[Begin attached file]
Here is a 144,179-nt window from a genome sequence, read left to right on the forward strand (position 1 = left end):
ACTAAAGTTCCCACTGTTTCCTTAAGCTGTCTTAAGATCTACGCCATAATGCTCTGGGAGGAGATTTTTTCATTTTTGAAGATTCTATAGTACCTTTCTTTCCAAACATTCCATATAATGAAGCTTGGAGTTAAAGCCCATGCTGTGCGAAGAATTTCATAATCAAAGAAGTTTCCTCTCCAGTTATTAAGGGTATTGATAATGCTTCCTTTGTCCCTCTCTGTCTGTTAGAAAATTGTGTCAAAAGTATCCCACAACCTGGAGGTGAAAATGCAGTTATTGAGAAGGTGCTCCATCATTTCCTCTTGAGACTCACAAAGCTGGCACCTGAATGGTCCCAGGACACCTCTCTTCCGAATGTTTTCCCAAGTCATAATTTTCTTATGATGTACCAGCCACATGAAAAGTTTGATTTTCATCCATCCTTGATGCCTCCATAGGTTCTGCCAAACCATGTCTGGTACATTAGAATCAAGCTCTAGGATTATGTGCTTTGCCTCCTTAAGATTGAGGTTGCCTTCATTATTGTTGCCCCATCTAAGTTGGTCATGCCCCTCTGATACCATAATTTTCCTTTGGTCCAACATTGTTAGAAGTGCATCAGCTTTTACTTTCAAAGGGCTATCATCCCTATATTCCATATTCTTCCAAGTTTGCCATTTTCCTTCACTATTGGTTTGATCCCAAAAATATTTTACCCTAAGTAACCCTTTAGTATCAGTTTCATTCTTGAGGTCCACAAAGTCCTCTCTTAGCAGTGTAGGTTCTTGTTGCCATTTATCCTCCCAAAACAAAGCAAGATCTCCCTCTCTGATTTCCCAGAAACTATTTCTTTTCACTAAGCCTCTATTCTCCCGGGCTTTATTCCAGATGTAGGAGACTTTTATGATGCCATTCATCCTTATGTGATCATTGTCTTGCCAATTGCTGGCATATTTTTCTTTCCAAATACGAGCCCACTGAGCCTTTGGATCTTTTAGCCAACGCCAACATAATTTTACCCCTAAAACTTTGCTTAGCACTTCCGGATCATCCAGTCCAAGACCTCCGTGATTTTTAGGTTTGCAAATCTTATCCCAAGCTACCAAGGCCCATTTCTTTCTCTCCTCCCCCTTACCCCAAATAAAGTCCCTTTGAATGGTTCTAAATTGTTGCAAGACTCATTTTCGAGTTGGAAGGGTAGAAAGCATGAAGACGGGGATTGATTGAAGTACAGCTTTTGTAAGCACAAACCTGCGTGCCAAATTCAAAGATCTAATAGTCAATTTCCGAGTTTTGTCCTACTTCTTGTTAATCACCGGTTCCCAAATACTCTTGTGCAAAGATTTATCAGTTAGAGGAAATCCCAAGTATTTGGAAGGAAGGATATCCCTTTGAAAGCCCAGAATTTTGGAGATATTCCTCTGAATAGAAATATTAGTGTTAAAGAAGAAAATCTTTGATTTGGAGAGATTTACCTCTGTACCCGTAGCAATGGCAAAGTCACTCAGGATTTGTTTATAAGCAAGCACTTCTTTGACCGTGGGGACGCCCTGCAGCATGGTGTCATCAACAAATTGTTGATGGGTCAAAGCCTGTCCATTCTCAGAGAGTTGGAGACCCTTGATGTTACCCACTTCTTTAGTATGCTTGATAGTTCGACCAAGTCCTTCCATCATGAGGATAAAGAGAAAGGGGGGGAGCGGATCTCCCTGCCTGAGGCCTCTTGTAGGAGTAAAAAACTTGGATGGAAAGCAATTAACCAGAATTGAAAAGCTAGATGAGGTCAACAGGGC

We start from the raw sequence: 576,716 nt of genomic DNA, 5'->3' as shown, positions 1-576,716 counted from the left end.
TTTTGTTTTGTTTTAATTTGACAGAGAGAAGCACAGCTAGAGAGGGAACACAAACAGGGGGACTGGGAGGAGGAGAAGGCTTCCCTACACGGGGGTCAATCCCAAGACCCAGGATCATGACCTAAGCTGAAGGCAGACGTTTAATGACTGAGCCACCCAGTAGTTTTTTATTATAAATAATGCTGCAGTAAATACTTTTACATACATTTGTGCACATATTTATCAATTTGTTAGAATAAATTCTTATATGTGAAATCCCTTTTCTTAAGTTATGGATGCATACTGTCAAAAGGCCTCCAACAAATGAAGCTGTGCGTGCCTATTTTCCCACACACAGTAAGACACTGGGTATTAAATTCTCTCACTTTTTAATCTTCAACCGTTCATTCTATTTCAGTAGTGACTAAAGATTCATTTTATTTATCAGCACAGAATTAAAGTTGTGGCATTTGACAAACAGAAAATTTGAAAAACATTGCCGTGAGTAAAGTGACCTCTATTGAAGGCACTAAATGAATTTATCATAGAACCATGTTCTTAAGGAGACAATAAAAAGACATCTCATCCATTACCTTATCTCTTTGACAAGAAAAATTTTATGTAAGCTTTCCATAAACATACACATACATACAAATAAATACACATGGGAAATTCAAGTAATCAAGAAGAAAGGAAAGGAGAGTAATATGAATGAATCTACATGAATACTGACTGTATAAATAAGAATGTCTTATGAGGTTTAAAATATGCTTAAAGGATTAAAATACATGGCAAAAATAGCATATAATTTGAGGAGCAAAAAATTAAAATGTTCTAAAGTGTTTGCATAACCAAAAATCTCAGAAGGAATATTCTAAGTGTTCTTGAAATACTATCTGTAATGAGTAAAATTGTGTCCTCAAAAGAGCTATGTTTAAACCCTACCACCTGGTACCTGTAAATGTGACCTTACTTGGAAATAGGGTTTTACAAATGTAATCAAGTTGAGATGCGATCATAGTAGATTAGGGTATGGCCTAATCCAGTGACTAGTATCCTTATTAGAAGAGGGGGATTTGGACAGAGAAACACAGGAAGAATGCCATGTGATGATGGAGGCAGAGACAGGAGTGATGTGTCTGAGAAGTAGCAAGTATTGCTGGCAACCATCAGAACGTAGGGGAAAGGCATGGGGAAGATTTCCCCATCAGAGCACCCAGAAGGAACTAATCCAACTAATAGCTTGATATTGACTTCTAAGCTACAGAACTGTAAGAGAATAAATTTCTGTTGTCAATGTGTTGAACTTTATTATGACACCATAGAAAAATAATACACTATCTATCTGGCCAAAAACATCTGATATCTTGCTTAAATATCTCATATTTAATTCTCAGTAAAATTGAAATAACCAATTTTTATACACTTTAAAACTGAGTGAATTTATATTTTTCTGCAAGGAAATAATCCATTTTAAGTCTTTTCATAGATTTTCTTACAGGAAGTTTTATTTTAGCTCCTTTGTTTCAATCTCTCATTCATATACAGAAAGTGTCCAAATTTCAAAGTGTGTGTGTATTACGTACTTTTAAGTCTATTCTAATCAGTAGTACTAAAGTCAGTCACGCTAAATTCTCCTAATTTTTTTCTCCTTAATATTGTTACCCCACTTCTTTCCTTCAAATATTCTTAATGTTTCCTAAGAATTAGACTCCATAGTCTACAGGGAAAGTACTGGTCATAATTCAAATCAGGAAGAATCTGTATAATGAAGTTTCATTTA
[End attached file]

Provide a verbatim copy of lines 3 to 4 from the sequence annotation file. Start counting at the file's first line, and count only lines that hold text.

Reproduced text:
We start from the raw sequence: 576,716 nt of genomic DNA, 5'->3' as shown, positions 1-576,716 counted from the left end.
TTTTGTTTTGTTTTAATTTGACAGAGAGAAGCACAGCTAGAGAGGGAACACAAACAGGGGGACTGGGAGGAGGAGAAGGCTTCCCTACACGGGGGTCAATCCCAAGACCCAGGATCATGACCTAAGCTGAAGGCAGACGTTTAATGACTGAGCCACCCAGTAGTTTTTTATTATAAATAATGCTGCAGTAAATACTTTTACATACATTTGTGCACATATTTATCAATTTGTTAGAATAAATTCTTATATGTGAAATCCCTTTTCTTAAGTTATGGATGCATACTGTCAAAAGGCCTCCAACAAATGAAGCTGTGCGTGCCTATTTTCCCACACACAGTAAGACACTGGGTATTAAATTCTCTCACTTTTTAATCTTCAACCGTTCATTCTATTTCAGTAGTGACTAAAGATTCATTTTATTTATCAGCACAGAATTAAAGTTGTGGCATTTGACAAACAGAAAATTTGAAAAACATTGCCGTGAGTAAAGTGACCTCTATTGAAGGCACTAAATGAATTTATCATAGAACCATGTTCTTAAGGAGACAATAAAAAGACATCTCATCCATTACCTTATCTCTTTGACAAGAAAAATTTTATGTAAGCTTTCCATAAACATACACATACATACAAATAAATACACATGGGAAATTCAAGTAATCAAGAAGAAAGGAAAGGAGAGTAATATGAATGAATCTACATGAATACTGACTGTATAAATAAGAATGTCTTATGAGGTTTAAAATATGCTTAAAGGATTAAAATACATGGCAAAAATAGCATATAATTTGAGGAGCAAAAAATTAAAATGTTCTAAAGTGTTTGCATAACCAAAAATCTCAGAAGGAATATTCTAAGTGTTCTTGAAATACTATCTGTAATGAGTAAAATTGTGTCCTCAAAAGAGCTATGTTTAAACCCTACCACCTGGTACCTGTAAATGTGACCTTACTTGGAAATAGGGTTTTACAAATGTAATCAAGTTGAGATGCGATCATAGTAGATTAGGGTATGGCCTAATCCAGTGACTAGTATCCTTATTAGAAGAGGGGGATTTGGACAGAGAAACACAGGAAGAATGCCATGTGATGATGGAGGCAGAGACAGGAGTGATGTGTCTGAGAAGTAGCAAGTATTGCTGGCAACCATCAGAACGTAGGGGAAAGGCATGGGGAAGATTTCCCCATCAGAGCACCCAGAAGGAACTAATCCAACTAATAGCTTGATATTGACTTCTAAGCTACAGAACTGTAAGAGAATAAATTTCTGTTGTCAATGTGTTGAACTTTATTATGACACCATAGAAAAATAATACACTATCTATCTGGCCAAAAACATCTGATATCTTGCTTAAATATCTCATATTTAATTCTCAGTAAAATTGAAATAACCAATTTTTATACACTTTAAAACTGAGTGAATTTATATTTTTCTGCAAGGAAATAATCCATTTTAAGTCTTTTCATAGATTTTCTTACAGGAAGTTTTATTTTAGCTCCTTTGTTTCAATCTCTCATTCATATACAGAAAGTGTCCAAATTTCAAAGTGTGTGTGTATTACGTACTTTTAAGTCTATTCTAATCAGTAGTACTAAAGTCAGTCACGCTAAATTCTCCTAATTTTTTTCTCCTTAATATTGTTACCCCACTTCTTTCCTTCAAATATTCTTAATGTTTCCTAAGAATTAGACTCCATAGTCTACAGGGAAAGTACTGGTCATAATTCAAATCAGGAAGAATCTGTATAATGAAGTTTCATTTA